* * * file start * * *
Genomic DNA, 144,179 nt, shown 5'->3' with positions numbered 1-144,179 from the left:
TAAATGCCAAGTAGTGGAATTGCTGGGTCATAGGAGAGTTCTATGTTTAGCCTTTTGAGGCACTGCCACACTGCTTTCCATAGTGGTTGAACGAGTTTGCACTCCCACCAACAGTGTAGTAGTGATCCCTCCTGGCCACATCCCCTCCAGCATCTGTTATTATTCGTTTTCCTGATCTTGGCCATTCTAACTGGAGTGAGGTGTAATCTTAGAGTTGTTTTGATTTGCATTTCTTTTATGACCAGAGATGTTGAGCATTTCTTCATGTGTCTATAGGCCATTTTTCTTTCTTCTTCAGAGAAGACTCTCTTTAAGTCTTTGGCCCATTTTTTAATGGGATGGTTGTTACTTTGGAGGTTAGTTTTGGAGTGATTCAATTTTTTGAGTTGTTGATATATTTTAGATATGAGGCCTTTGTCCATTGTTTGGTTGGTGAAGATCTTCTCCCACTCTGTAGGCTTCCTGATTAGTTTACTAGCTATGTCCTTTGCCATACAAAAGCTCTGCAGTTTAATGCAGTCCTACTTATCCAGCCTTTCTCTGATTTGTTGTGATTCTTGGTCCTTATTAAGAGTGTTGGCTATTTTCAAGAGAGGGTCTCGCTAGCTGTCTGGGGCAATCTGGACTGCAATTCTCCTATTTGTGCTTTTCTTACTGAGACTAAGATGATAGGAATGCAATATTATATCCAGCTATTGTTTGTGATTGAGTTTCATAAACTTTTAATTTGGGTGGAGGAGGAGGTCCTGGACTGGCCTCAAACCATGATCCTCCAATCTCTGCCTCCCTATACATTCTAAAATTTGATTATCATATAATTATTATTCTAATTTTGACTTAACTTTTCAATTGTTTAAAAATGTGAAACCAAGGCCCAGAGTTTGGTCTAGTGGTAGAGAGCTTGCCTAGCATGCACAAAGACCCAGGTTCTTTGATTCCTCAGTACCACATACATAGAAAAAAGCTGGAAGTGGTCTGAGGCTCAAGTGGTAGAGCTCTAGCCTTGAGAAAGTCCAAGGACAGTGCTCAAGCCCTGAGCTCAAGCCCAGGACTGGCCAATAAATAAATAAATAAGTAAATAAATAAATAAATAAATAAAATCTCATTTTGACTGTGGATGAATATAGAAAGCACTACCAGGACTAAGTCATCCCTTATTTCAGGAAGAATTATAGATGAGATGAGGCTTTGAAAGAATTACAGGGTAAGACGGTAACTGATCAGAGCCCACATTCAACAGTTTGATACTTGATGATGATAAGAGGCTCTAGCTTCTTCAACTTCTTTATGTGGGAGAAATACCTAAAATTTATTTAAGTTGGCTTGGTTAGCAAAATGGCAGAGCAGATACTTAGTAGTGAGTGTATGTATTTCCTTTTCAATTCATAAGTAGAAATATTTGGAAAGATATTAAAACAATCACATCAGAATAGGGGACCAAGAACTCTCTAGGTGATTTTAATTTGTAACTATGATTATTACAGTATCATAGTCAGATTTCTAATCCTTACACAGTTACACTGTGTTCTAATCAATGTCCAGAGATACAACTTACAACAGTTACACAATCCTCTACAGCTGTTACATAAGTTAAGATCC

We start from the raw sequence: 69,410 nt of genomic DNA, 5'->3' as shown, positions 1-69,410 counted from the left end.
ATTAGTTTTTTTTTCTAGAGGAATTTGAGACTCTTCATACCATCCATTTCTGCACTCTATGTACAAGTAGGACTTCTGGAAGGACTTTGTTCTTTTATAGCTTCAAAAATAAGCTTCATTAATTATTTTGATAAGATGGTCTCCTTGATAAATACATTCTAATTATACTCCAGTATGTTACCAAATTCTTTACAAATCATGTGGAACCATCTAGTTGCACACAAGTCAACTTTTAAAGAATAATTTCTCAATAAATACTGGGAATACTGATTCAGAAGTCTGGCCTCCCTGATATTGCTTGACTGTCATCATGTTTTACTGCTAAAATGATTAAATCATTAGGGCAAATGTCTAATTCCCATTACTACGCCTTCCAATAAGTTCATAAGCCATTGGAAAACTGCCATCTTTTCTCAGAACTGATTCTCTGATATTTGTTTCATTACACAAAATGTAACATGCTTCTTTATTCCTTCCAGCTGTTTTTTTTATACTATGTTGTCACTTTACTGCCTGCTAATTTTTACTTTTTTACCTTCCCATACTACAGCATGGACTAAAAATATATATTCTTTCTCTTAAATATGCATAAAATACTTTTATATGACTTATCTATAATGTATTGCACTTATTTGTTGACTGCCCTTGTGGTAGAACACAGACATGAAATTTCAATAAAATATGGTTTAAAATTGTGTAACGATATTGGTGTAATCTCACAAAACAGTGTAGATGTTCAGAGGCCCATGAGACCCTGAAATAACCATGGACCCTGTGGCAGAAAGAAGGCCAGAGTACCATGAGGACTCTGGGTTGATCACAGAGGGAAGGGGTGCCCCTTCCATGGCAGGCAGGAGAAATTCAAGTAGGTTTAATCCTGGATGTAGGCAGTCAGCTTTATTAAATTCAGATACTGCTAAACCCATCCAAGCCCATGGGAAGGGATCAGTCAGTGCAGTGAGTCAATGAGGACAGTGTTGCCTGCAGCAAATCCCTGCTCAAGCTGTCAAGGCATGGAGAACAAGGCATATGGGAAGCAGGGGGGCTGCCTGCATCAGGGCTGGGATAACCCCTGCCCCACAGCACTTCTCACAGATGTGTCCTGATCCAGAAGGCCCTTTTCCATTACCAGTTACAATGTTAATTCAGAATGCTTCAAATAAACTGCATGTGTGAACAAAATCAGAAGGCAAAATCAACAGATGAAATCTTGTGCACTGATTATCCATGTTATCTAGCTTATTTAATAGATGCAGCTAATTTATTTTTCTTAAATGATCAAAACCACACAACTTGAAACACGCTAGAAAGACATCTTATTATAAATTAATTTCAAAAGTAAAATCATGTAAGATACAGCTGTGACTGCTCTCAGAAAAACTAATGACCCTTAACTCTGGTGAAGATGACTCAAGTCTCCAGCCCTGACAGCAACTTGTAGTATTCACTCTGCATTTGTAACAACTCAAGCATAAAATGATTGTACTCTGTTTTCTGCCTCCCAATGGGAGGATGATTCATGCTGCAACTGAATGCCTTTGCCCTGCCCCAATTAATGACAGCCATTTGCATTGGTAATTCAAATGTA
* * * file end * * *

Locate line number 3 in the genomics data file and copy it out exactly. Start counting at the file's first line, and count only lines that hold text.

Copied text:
We start from the raw sequence: 69,410 nt of genomic DNA, 5'->3' as shown, positions 1-69,410 counted from the left end.